Why Are So Many People Obsessed with Hallmark Films?

Catherine Segars

Crosswalk.com Contributing Writer
Published Dec 20, 2021
Why Are So Many People Obsessed with Hallmark Films?

These candy-coated concoctions are a sweet escape from the heartaches of this life, but Hallmark isn’t heaven.

Hallmark boasts a whopping 80 million viewers during their annual Countdown to Christmas when they run holiday fare 24/7 from the end of October to the new year. Those numbers are simply astounding.

The Hallmark phenomenon is even more fascinating when you consider that they produce the yuletide version of Groundhogs Day. Most of the films have strikingly similar plots, or at least plot points. Still, they are beloved.

Let me state upfront that I’m a fan of these candy-coated concoctions for reasons that I detailed a few years ago in a light-hearted article, which espouses the virtues of these films while expressing some areas of concern. Not long after writing that critique, Hallmark veered into agenda-driven television, adding an additional concern for faith-based believers. I covered that topic in a follow-up article and wrote a piece on how to discuss these issues with your kids from a Biblical point of view.

But analyzing the pros and cons and addressing the concerns doesn’t answer a critically important question:

What makes these films so popular?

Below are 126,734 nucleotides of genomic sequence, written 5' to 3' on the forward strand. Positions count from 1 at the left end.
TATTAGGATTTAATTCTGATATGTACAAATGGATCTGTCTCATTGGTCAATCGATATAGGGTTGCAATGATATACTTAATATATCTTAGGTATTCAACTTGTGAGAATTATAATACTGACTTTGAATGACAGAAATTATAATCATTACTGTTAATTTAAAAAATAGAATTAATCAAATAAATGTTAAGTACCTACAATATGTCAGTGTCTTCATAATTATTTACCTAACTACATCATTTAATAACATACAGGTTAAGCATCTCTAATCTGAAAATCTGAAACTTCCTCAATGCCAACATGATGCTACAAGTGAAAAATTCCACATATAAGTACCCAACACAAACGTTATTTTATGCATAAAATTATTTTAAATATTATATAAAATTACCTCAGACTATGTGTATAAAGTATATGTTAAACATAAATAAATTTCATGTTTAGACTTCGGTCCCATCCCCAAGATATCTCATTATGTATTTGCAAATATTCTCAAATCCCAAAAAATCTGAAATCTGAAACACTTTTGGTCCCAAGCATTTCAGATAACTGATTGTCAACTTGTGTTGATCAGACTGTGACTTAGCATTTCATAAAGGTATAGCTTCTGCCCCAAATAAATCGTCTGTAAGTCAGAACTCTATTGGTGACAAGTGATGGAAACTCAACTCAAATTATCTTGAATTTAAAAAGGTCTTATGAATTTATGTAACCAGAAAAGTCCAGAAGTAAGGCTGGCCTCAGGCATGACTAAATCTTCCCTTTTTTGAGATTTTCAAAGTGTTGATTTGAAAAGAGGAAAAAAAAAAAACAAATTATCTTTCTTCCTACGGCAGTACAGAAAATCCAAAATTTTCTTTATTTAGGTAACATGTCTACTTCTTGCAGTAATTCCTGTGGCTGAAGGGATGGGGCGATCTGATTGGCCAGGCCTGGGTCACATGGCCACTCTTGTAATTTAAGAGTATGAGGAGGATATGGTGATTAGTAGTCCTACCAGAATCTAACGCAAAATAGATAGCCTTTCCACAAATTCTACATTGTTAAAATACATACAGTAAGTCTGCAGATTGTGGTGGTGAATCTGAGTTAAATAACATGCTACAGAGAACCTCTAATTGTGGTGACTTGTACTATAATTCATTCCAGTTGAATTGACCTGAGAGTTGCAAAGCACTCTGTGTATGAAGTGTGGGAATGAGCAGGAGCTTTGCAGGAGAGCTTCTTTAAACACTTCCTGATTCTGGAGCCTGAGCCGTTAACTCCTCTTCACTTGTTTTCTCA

Or more particularly, what is the overwhelming need that these films meet?

I address that question head-on in the latest episode of CHRISTIAN PARENT/CRAZY WORLD.

But before I answer that question here, I’d like to put the Hallmark phenomenon in the proper perspective.

There is no end to the selection of television shows and movies that we can watch. Literally no end. Some programs stick with you for months, even years making an indelible mark. Some shows teach us valuable lessons from history. Some bring our favorite literary characters to life. Some change the way we think or view the world.

Hallmark… doesn’t do that.

Why do we binge-watch films that have very little educational or artistic value, films that we can doze off in the middle of and not miss anything, films that are forgotten in less time than it takes to watch them?

I touched upon the answer in my first article, but I want to expand upon it here because I think the answer is very significant both culturally and spiritually.

So many people watch these movies for one primary reason: we watch them in order to escape.

That is the story I hear over and over. That is why I watch them as well. We want to forget about what is really happening in our lives and the lives around us.

With that in mind, this question is worth asking: what are we trying to escape from?

We are trying to escape from stress.

The pace of modern life is relentless. Early mornings, late nights, days filled with car lines, impossible work situations, meals on the go, homework, practices, shopping, laundry, cleaning, bathing, and bedtime routines. If you are lucky, you might have a few spare minutes before turning in for six hours of shut-eye and then doing it all over again.